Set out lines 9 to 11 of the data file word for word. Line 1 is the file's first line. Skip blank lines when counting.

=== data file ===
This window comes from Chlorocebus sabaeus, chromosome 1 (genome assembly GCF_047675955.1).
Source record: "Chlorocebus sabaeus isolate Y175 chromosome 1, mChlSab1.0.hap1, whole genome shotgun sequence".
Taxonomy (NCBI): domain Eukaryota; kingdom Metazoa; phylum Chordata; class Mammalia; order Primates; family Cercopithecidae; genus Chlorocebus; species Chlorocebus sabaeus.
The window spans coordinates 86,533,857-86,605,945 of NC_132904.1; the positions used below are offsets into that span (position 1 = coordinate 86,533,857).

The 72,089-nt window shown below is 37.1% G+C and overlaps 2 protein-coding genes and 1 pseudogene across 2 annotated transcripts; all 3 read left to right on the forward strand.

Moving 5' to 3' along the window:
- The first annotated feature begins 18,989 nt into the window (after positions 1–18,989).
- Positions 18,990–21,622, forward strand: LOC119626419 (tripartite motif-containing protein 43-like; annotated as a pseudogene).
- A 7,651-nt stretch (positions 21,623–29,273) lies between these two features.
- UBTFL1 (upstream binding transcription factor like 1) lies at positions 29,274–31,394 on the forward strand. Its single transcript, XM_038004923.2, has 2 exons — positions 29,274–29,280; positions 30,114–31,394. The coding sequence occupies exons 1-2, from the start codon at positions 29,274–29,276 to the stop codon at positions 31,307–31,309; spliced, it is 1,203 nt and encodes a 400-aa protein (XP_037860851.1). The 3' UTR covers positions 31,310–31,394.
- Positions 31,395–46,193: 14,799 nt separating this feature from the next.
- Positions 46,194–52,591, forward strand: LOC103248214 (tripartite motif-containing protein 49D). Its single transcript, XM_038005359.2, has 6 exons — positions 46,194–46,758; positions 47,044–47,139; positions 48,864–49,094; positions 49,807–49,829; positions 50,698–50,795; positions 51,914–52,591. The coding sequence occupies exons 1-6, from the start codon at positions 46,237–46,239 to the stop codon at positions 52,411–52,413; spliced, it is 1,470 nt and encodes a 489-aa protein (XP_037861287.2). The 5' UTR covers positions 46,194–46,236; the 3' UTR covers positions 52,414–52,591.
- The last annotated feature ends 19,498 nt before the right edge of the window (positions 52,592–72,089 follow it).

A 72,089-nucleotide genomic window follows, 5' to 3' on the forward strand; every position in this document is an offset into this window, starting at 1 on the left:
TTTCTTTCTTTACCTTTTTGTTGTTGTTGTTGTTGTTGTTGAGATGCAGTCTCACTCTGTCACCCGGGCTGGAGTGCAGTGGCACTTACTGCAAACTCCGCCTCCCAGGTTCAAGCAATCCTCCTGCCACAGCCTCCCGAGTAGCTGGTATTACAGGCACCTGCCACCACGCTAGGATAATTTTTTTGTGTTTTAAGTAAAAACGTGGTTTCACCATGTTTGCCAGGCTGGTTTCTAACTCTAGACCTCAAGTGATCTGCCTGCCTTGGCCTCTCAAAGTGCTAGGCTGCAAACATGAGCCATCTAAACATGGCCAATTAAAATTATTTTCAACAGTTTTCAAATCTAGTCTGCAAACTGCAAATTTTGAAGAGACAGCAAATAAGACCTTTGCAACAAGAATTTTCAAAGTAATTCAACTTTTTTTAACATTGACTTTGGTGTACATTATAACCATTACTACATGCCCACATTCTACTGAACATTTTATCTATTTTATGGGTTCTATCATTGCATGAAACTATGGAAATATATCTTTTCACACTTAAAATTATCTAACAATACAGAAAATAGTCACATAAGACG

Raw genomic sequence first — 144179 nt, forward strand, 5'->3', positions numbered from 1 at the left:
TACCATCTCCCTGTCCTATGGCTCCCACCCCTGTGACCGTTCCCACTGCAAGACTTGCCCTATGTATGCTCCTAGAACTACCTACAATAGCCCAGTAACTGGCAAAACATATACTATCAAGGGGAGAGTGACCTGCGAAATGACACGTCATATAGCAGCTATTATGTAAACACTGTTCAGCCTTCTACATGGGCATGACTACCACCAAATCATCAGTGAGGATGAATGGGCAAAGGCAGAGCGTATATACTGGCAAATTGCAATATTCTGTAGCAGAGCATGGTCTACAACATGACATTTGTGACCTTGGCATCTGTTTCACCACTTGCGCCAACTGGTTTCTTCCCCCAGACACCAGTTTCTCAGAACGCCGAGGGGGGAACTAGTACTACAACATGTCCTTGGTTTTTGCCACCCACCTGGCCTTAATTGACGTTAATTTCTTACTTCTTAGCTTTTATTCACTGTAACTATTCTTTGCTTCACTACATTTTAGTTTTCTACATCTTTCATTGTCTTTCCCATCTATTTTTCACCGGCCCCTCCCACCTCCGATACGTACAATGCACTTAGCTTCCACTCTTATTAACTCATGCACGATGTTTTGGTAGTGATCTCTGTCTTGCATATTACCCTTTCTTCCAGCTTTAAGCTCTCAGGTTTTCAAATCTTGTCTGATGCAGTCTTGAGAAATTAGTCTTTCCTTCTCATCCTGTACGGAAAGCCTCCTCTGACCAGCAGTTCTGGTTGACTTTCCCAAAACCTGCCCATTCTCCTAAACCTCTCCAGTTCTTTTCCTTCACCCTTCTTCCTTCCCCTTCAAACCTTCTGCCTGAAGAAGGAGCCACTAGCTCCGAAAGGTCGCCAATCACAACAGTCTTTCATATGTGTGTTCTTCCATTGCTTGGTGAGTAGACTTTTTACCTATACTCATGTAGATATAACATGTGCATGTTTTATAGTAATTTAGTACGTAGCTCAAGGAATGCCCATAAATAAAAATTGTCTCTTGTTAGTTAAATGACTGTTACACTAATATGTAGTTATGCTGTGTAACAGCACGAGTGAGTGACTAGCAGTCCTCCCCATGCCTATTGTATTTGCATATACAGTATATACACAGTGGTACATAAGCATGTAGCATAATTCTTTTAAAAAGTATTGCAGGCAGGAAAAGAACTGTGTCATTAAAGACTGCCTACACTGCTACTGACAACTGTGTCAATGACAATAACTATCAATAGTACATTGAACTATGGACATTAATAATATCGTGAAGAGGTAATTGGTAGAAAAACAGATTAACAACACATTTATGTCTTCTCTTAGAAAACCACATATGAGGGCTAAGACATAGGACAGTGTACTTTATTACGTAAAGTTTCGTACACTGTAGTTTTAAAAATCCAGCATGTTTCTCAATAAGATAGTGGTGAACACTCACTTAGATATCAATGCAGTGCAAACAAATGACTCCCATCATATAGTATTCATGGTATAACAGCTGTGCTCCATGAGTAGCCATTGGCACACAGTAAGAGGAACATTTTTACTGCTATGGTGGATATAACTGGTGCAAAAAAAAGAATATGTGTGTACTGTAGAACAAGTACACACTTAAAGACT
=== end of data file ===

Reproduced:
- A 7,651-nt stretch (positions 21,623–29,273) lies between these two features.
- UBTFL1 (upstream binding transcription factor like 1) lies at positions 29,274–31,394 on the forward strand. Its single transcript, XM_038004923.2, has 2 exons — positions 29,274–29,280; positions 30,114–31,394. The coding sequence occupies exons 1-2, from the start codon at positions 29,274–29,276 to the stop codon at positions 31,307–31,309; spliced, it is 1,203 nt and encodes a 400-aa protein (XP_037860851.1). The 3' UTR covers positions 31,310–31,394.
- Positions 31,395–46,193: 14,799 nt separating this feature from the next.